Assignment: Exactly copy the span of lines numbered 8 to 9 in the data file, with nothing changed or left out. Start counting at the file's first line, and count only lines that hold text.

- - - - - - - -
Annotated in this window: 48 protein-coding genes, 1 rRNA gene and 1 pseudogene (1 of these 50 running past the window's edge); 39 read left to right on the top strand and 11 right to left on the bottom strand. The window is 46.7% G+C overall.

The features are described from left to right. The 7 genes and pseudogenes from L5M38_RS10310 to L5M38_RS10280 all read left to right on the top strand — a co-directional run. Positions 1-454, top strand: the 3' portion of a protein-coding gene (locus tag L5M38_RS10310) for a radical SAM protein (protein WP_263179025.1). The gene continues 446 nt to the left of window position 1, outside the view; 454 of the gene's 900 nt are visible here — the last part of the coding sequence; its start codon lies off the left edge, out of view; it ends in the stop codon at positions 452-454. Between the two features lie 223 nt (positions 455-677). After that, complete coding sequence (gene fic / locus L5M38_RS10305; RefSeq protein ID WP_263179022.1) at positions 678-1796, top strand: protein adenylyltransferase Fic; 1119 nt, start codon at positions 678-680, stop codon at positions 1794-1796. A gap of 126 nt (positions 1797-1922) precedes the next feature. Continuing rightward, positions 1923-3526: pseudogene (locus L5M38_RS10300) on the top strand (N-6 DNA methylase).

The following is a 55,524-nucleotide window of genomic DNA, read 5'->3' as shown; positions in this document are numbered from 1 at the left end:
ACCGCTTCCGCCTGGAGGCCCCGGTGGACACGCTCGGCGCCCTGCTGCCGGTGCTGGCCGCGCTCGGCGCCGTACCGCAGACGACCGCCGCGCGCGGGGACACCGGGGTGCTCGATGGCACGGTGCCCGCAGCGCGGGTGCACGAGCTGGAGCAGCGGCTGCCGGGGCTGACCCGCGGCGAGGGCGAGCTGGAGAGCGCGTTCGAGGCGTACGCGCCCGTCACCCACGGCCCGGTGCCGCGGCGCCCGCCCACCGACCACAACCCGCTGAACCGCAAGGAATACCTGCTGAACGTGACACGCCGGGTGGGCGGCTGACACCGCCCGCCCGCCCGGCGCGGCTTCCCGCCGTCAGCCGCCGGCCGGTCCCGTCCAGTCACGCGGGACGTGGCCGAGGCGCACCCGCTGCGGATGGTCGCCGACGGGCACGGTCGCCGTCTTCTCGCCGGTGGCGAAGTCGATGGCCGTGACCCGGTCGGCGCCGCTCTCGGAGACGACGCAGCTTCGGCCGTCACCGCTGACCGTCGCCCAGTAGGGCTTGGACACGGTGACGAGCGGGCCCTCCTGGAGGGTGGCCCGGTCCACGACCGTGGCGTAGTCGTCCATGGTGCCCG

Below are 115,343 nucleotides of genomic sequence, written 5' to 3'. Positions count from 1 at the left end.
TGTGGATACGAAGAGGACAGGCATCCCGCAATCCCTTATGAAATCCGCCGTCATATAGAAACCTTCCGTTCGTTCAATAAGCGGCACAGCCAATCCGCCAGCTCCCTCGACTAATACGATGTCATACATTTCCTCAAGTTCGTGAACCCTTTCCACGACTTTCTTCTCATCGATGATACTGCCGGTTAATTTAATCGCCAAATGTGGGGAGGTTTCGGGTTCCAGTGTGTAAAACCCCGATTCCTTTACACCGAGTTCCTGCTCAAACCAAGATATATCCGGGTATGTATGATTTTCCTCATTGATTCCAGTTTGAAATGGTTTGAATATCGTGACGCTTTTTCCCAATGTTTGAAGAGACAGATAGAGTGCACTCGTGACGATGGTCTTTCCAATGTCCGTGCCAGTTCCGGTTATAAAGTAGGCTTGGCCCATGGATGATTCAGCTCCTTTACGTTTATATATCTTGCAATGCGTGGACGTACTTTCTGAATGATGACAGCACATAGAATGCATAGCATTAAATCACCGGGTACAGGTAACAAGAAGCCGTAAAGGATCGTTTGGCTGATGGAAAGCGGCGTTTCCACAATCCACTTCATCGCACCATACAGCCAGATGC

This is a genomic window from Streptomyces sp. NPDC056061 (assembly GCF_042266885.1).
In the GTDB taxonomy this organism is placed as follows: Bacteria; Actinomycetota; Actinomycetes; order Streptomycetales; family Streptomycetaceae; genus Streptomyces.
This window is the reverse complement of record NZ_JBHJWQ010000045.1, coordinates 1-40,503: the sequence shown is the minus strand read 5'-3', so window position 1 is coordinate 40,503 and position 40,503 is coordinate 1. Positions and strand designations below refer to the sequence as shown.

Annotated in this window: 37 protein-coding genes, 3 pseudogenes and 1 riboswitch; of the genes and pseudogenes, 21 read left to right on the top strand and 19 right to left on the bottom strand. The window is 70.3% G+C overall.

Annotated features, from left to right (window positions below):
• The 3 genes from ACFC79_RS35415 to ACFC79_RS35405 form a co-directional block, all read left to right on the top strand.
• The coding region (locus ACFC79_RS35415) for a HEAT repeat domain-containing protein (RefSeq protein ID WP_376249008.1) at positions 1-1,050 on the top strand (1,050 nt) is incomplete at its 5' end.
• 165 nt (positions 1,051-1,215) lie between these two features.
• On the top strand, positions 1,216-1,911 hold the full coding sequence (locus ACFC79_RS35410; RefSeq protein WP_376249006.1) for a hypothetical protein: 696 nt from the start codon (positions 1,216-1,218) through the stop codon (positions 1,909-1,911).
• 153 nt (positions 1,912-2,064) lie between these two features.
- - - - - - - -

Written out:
In the GTDB taxonomy this organism is placed as follows: Bacteria; Actinomycetota; Actinomycetes; order Streptomycetales; family Streptomycetaceae; genus Streptomyces.
This window is the reverse complement of record NZ_JBHJWQ010000045.1, coordinates 1-40,503: the sequence shown is the minus strand read 5'-3', so window position 1 is coordinate 40,503 and position 40,503 is coordinate 1. Positions and strand designations below refer to the sequence as shown.